The second big feature is called Peek. Basically whenever you hover the mouse over an application in the new task bar, all other windows will turn temporarily transparent. It’s meant to be non-interactive, just if you need to glance at another window. There is also a built-in Desktop button so that you can peek at the desktop with all your Gadgets on it. This also seems like an interesting feature. I’m not convinced it could replace the quickness of Alt+Tab for me, but for the point-and-click crowd, this could be a time-saver.
It looks like the new Windows 7 task bar is adding some interesting new features to the Windows desktop. My question is, “Is it enough for Windows to save face?” They’re working on making more efficient use of desktop space. Linux and Mac OS X are already doing an OK job of that with their Dock applications, but they’re also giving the option to have multiple virtual desktops for people who want to separate their applications. On my Ubuntu installation, I can have up to 32 virtual desktops. Of course, I normally have only have 4. This makes it easy for me to keep a word processor open on one desktop and my instant messaging client and web browser open on another.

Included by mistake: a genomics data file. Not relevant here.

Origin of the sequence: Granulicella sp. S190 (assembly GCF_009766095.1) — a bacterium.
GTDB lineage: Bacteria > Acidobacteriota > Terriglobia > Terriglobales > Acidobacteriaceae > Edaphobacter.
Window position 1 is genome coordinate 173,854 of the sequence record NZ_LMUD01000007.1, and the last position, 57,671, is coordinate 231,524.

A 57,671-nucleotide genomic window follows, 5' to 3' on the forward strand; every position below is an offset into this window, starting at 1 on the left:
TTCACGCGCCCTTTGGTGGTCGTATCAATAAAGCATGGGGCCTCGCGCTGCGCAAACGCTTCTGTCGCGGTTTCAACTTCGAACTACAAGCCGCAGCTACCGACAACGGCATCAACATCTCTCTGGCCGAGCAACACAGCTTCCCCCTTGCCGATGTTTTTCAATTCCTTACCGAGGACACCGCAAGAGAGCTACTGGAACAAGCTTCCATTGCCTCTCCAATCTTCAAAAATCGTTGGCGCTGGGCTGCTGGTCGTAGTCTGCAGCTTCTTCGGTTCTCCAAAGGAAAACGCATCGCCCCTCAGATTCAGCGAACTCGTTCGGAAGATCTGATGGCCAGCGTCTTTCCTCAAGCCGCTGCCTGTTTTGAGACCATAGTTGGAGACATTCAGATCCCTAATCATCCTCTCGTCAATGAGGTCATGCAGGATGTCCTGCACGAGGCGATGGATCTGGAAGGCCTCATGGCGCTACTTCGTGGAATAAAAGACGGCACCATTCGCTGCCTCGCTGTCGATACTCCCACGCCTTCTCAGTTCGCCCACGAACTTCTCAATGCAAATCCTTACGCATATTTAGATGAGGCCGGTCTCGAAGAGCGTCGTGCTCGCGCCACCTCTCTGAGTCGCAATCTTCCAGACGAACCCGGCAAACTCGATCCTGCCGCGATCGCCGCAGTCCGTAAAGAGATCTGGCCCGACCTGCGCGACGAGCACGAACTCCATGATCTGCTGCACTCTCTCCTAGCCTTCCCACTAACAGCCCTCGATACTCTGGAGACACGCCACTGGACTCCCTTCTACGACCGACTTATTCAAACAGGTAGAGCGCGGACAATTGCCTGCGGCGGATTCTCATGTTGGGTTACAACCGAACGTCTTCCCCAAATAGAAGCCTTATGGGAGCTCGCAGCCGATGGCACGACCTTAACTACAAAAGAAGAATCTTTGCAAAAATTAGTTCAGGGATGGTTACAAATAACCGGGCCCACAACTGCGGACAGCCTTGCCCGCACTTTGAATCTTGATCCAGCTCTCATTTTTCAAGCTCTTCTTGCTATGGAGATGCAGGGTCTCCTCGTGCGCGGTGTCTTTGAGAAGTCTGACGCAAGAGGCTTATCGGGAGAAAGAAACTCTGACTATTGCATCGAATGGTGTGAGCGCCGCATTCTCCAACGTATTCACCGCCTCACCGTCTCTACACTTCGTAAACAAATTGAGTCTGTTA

If it makes the Windows fans happy, though, I’ll give them that the new taskbar design in Windows 7 has some potential to be a good new feature. The rest of its new features still make me feel like the folks at Microsoft are trying to catch up with some of the innovation taking place in Linux and Mac OS. With the rapid progression of Linux in the past 2 years, how will the comparison look when Window 7 is released (theoretically) in late 2009? By that point, Gnome should be well on its way to the transition to version 3.0. That will mean a significant change to the user experience by attempting to rework the idea of the desktop, including making the desktop more task-based and less application-specific. For example, imagine having desktop-wide “contacts” that you could email, instant message, chat via video, follow on RSS feeds, and more. With that information built into the desktop, it wouldn’t matter what application you used for a feed reader or email client. Plus, there are other ideas floating around, like Long Term Vision. With the amount of development and innovation going on with Linux, Gnome, and Ubuntu combined with an aggressive 6 month release schedule, I think it’s going to be hard for Windows to keep up!